Frances Slocum State Park, PA

July 15, 2011

The 15th of July is more than half way through the year, and, except for the rainy trip to Ohio in April, we haven't had the chance to get out much. Preparing for retirement sure was time-consuming. The lack of normal mobility in the Spring culminated in the inability to move at all by the end of July.

Dave Cohen & I took this afternoon off to take in a couple of miles of Frances Slocum. Although I officially retired July 1st, with my son Matt and daughter Celeste taking over, it'll probably take a few years to totally keep me away from all of the fun of transition. If the business was taken over by anyone else, I would have had the WHOLE day off.

It was a nice warm July day and we decided to hike the Larch Tree trail to see if we could capture some interesting light sifting through the pine forest at the top of the hill. Instead of parking near the fishing dock and walking along the lake to the trail, we parked at the top of the paved road leading down to the campground area where the Larch Tree trail begins. My first 14 photos in the galley were taken on the way downhill --the first 12 of a little "tree" growing out of a wooden guardrail posts. As we approached the bottom of the lake we saw a blue heron hide behind reeds in the overflow pond. We spent some time photographing some turtles on the raft in the pond while we waited for the heron to return. Eventually we became inpatient and continued up the trail to the rows of pines.

Sometimes it seems my real love is walking through the woods, and I only take the camera so my aged body would have excuses to stop and recover on the hard climbs. On this climb a welcomed site was backlighting hitting the fuzzy branches of photos 28, 29 & 30 just when I needed a rest. Number 30 is an HDR of the scene just to bring out the color. Shortly afterwards we arrived at the top and set about looking for the best photos. The ferns were in high form and colored the forest floor in beautiful green. Yet I was unable to get a quality keeper out of the bunch. The walk back down was much faster than the one up, and at the bottom we found a turtle waiting to get his picture taken. Of course we obliged.

In hindsight, this is where, or rather why, it would have been so much better for my back if we parked by the dock and walked the lake trail instead of the paved hill. Usually when there is pavement I try to do my walking on the shoulder where there is earth, and I should have stuck to that plan on this climb. But we were in somewhat of a hurry and trudged right up the hill. Carrying my heavy backpack is hardly strenuous because it is designed to distribute the weight in such a way as to relieve my back of the burden. The strain most often comes when I take off or put on the backpack. Usually it's when I see something to shoot and fling the burden from my shoulders without any regard for my back; then when I'm satisfied with the takes I heft the pack back up, again without a thought for the position of my back. Even when we merely bend at the waist to peer through the viewfinder there is tension in the lower back to hold us at that angle. Without proper stretching that area can get worse each time we ask it to work. At this age we really need to heed the warnings or we (as Bob Russell said in the Duke Ellington tune) don't get around much anymore.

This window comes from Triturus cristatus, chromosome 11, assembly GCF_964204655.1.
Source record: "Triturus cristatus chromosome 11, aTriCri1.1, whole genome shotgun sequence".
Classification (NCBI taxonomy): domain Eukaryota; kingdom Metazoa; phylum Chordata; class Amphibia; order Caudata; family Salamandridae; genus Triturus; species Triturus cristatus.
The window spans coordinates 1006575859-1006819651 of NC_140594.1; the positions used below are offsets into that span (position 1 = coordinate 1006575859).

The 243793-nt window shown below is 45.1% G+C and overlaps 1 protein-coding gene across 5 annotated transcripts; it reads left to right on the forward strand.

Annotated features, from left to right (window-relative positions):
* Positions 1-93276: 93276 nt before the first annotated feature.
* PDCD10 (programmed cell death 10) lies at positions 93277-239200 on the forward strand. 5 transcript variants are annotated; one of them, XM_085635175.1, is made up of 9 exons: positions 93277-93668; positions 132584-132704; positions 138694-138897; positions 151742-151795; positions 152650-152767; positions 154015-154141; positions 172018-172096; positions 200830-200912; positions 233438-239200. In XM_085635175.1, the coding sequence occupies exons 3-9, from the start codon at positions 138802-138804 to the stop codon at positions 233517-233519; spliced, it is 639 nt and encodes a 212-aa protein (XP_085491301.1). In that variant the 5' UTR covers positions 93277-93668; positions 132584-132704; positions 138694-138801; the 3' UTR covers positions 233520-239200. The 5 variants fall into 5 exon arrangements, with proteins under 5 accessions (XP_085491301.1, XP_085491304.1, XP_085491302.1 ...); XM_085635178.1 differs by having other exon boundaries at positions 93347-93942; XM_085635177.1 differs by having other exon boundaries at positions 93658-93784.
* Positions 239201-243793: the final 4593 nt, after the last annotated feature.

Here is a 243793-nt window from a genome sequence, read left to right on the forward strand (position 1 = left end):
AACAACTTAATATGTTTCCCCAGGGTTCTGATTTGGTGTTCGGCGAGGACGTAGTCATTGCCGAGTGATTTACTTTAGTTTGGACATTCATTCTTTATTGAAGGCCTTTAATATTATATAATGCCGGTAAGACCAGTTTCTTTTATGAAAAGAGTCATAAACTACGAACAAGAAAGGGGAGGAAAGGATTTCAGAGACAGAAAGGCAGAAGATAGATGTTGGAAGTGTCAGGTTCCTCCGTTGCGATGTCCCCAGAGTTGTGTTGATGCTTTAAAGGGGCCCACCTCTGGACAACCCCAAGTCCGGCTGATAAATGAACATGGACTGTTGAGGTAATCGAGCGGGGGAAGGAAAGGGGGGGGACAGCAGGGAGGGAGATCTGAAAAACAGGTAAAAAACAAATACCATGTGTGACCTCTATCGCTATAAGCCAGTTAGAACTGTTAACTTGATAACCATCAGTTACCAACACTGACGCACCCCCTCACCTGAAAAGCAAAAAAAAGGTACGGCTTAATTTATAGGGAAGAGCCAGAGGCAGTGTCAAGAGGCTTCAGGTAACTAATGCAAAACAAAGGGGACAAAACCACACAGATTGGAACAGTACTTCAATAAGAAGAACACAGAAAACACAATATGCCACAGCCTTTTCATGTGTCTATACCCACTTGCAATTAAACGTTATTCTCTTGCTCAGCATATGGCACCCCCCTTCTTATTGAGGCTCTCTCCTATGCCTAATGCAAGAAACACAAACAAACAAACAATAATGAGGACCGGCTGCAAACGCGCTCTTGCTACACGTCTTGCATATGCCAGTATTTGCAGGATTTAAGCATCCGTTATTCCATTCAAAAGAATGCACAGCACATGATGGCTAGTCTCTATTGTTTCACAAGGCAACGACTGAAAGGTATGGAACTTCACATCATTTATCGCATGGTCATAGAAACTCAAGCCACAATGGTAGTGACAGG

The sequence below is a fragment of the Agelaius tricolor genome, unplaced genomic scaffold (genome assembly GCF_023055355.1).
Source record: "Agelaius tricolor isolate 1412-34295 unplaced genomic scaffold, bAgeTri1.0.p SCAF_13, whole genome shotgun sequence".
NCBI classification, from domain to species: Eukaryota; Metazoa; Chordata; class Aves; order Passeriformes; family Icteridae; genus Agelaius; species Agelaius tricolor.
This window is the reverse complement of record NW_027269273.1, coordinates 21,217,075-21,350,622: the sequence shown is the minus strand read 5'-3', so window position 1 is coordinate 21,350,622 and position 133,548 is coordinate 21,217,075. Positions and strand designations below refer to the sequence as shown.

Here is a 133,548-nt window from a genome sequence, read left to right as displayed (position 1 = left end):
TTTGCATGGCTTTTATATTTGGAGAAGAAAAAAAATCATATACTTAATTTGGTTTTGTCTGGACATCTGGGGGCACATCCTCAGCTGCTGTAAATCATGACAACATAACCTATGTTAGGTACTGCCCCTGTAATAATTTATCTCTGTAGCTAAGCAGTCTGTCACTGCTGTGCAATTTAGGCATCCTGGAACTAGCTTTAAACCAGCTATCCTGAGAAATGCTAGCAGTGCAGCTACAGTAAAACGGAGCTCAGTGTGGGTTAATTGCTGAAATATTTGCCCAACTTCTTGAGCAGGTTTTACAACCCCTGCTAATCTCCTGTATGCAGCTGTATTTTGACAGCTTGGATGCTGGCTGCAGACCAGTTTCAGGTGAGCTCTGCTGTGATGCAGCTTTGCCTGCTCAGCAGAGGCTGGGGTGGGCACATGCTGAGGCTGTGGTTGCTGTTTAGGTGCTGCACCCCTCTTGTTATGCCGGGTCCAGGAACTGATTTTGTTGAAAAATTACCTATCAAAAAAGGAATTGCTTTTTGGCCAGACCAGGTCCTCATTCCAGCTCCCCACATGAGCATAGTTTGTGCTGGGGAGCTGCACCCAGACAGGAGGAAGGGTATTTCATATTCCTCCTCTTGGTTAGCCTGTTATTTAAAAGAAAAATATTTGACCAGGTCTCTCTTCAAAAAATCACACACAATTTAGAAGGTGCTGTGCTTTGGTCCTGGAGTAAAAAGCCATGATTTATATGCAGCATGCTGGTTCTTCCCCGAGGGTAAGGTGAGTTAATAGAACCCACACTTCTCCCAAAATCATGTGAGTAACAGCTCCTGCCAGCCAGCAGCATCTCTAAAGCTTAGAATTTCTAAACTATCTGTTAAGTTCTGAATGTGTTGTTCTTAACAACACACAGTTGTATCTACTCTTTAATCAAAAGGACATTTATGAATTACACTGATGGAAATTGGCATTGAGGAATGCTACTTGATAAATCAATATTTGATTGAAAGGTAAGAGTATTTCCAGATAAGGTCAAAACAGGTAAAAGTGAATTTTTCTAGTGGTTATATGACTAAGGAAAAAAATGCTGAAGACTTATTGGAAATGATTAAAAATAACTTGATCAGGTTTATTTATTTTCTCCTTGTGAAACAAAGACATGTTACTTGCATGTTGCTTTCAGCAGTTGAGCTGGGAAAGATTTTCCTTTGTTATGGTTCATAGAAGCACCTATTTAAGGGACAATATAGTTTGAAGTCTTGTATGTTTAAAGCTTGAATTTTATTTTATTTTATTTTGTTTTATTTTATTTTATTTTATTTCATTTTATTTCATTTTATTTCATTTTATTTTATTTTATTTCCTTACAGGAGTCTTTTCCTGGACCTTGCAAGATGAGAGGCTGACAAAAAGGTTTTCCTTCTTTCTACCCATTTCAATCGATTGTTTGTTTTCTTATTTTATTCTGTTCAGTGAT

I stretched several times that night while packing for our trip to Delaware which was in two days. My back was feeling the result of months behind a desk with no change in the routine to allow for exercise. Couple that with the strenuous climbs of Ricketts Glen and now Frances Slocum inexplicably paced at record-chasing speeds and I was becoming the poster child for back problems. The weight-shifting design of the backpack brings no relief from climbing, specially steps or rocks. You're still lifting the extra 30 to 40 pounds with your back. Things will be better in Delaware. Right?

Delaware Seashore

July 17-24, 2011

It was one of those best of times/worst of times things. It was great to be at the shore. The ocean has such a profound effect on all animals, especially on northern humans in summer. The worst part started when I awoke in panic on the day of departure. Laying flat on my back I couldn't move to either side nor lift my legs or head. Eventually I was able to slide out of bed and walked in four-inch steps to the shower, hoping the hot water would cure me. It didn't, but I did manage to get down the steps and out to the car by the time Barb packed everything and carried it all out to the car. Two of her heaviest loads were my camera gear, which she had to continually move out of everyone's way all week.

Camping at the Delaware Seashore State Park is a family tradition dating back to when Barb was a little kid --even before OUR family started getting in on the fun.. Our good friends Mary & Jim Pettison were with us, and it was a good thing for Barb they were.